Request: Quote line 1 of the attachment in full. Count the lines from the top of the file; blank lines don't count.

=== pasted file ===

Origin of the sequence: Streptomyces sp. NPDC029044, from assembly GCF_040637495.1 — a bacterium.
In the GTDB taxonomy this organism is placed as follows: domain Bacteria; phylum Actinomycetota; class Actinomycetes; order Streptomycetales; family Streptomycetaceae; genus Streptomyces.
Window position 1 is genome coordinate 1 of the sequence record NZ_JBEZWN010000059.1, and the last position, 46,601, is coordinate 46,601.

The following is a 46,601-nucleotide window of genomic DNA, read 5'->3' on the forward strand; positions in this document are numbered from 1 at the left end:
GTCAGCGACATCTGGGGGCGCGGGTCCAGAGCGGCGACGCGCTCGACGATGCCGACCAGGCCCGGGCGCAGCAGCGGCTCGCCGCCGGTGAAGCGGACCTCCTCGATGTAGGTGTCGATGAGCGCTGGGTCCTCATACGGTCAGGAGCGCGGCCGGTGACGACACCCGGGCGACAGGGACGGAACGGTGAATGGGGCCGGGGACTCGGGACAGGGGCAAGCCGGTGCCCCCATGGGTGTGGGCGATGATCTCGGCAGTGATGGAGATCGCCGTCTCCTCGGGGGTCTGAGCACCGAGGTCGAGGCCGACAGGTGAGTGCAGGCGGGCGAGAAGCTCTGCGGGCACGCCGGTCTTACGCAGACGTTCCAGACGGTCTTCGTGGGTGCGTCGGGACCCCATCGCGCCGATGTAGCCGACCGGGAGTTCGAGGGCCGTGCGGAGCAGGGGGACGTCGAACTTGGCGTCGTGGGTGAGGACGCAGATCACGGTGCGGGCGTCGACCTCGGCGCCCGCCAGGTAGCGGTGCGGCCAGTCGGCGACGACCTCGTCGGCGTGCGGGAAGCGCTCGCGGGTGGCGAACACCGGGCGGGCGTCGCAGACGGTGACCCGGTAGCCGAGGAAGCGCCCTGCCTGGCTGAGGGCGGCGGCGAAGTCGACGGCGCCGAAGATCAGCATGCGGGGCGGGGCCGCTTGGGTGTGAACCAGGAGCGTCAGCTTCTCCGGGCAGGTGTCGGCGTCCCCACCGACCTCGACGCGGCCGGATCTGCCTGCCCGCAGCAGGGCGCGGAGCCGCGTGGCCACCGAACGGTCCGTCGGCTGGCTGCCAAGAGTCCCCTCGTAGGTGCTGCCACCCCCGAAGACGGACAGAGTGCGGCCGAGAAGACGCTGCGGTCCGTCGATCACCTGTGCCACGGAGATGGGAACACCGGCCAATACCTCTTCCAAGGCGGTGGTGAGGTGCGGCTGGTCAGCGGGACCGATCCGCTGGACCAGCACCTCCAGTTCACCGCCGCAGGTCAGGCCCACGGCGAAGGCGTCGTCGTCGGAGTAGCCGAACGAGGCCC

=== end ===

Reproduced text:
Origin of the sequence: Streptomyces sp. NPDC029044, from assembly GCF_040637495.1 — a bacterium.